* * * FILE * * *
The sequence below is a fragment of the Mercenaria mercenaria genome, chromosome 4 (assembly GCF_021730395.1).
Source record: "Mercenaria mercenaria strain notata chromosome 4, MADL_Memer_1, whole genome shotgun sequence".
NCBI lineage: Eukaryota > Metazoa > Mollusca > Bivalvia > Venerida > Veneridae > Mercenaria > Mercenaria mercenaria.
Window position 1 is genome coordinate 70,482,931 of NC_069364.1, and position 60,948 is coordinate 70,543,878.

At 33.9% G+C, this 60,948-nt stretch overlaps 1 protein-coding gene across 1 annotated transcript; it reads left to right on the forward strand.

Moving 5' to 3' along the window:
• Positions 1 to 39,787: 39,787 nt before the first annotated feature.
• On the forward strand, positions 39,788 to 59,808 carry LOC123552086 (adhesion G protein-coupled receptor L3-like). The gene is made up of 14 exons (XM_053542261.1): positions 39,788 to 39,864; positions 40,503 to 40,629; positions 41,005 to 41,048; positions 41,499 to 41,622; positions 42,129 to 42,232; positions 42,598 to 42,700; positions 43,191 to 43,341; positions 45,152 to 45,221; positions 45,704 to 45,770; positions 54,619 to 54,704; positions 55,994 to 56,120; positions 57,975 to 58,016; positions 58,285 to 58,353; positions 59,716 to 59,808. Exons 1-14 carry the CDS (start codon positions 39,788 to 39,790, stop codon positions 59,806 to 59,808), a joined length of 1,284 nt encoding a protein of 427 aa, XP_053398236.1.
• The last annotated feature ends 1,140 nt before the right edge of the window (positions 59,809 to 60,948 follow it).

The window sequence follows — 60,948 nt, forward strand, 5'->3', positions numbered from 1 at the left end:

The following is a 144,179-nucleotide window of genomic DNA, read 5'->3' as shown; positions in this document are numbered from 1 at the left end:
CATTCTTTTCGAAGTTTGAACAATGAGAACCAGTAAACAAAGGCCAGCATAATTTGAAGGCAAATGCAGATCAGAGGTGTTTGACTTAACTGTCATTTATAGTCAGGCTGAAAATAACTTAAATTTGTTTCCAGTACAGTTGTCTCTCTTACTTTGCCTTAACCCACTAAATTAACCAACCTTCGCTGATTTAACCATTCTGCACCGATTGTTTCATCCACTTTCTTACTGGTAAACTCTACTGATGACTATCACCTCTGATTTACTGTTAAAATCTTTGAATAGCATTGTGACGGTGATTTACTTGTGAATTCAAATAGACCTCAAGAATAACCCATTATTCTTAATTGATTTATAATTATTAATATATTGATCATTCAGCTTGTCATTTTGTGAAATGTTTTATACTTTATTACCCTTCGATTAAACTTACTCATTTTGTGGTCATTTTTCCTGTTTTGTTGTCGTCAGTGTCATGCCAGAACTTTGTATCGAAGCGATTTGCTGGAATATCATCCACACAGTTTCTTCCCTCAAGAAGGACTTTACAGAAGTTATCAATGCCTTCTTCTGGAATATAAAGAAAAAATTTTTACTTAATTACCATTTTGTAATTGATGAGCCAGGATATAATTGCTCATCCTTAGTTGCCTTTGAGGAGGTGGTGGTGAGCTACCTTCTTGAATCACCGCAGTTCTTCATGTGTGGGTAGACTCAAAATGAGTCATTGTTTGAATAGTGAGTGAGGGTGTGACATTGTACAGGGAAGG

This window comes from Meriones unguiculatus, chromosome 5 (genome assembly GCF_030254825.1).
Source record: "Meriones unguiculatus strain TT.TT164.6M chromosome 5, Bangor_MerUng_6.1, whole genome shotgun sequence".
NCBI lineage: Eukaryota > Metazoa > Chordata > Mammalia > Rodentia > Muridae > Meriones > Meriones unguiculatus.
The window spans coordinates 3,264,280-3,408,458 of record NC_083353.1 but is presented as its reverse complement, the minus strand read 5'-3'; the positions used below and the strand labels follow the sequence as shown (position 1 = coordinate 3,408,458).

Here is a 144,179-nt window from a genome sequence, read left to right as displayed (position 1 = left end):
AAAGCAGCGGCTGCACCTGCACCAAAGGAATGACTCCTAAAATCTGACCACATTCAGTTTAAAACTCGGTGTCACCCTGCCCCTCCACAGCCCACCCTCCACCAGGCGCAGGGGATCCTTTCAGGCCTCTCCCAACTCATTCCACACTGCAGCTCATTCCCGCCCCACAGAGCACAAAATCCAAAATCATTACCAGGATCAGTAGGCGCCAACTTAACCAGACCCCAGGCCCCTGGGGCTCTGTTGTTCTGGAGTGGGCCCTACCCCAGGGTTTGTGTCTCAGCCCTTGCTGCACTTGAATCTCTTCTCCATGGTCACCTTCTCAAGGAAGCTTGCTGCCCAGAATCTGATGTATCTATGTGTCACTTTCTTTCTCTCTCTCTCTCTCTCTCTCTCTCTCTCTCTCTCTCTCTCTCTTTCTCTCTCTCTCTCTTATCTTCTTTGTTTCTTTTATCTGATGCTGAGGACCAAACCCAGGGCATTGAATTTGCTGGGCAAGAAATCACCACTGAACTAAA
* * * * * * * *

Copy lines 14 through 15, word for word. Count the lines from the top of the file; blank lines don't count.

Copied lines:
Source record: "Meriones unguiculatus strain TT.TT164.6M chromosome 5, Bangor_MerUng_6.1, whole genome shotgun sequence".
NCBI lineage: Eukaryota > Metazoa > Chordata > Mammalia > Rodentia > Muridae > Meriones > Meriones unguiculatus.